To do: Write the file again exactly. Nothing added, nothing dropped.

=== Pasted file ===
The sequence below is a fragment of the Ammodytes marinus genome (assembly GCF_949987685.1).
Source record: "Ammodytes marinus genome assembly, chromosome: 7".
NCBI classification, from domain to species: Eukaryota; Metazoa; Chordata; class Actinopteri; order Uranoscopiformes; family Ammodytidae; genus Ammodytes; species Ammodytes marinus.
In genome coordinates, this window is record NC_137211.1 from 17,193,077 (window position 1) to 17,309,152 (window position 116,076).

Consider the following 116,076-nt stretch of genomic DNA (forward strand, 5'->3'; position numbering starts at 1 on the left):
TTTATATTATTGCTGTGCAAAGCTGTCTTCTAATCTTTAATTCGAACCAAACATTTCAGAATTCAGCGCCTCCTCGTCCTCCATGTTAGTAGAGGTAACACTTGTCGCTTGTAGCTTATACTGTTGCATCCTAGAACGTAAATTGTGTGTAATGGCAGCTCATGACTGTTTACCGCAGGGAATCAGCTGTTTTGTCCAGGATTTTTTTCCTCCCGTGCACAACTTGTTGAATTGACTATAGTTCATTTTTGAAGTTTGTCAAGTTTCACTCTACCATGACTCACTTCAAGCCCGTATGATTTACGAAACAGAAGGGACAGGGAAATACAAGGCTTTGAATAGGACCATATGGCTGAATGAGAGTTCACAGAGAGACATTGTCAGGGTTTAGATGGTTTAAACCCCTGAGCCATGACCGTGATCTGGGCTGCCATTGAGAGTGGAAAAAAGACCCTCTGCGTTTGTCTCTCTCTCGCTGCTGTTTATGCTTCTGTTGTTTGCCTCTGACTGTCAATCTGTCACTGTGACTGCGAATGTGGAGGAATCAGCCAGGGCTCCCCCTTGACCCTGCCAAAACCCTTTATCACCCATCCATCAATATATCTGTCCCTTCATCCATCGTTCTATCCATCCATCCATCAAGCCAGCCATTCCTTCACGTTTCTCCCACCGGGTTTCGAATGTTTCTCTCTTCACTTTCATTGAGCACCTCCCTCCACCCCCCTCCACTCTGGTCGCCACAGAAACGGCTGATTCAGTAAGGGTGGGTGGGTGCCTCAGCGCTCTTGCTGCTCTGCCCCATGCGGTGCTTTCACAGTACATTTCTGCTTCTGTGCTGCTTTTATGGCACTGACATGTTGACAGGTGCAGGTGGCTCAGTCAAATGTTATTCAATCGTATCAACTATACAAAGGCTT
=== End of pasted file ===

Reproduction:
The sequence below is a fragment of the Ammodytes marinus genome (assembly GCF_949987685.1).
Source record: "Ammodytes marinus genome assembly, chromosome: 7".
NCBI classification, from domain to species: Eukaryota; Metazoa; Chordata; class Actinopteri; order Uranoscopiformes; family Ammodytidae; genus Ammodytes; species Ammodytes marinus.
In genome coordinates, this window is record NC_137211.1 from 17,193,077 (window position 1) to 17,309,152 (window position 116,076).

Consider the following 116,076-nt stretch of genomic DNA (forward strand, 5'->3'; position numbering starts at 1 on the left):
TTTATATTATTGCTGTGCAAAGCTGTCTTCTAATCTTTAATTCGAACCAAACATTTCAGAATTCAGCGCCTCCTCGTCCTCCATGTTAGTAGAGGTAACACTTGTCGCTTGTAGCTTATACTGTTGCATCCTAGAACGTAAATTGTGTGTAATGGCAGCTCATGACTGTTTACCGCAGGGAATCAGCTGTTTTGTCCAGGATTTTTTTCCTCCCGTGCACAACTTGTTGAATTGACTATAGTTCATTTTTGAAGTTTGTCAAGTTTCACTCTACCATGACTCACTTCAAGCCCGTATGATTTACGAAACAGAAGGGACAGGGAAATACAAGGCTTTGAATAGGACCATATGGCTGAATGAGAGTTCACAGAGAGACATTGTCAGGGTTTAGATGGTTTAAACCCCTGAGCCATGACCGTGATCTGGGCTGCCATTGAGAGTGGAAAAAAGACCCTCTGCGTTTGTCTCTCTCTCGCTGCTGTTTATGCTTCTGTTGTTTGCCTCTGACTGTCAATCTGTCACTGTGACTGCGAATGTGGAGGAATCAGCCAGGGCTCCCCCTTGACCCTGCCAAAACCCTTTATCACCCATCCATCAATATATCTGTCCCTTCATCCATCGTTCTATCCATCCATCCATCAAGCCAGCCATTCCTTCACGTTTCTCCCACCGGGTTTCGAATGTTTCTCTCTTCACTTTCATTGAGCACCTCCCTCCACCCCCCTCCACTCTGGTCGCCACAGAAACGGCTGATTCAGTAAGGGTGGGTGGGTGCCTCAGCGCTCTTGCTGCTCTGCCCCATGCGGTGCTTTCACAGTACATTTCTGCTTCTGTGCTGCTTTTATGGCACTGACATGTTGACAGGTGCAGGTGGCTCAGTCAAATGTTATTCAATCGTATCAACTATACAAAGGCTT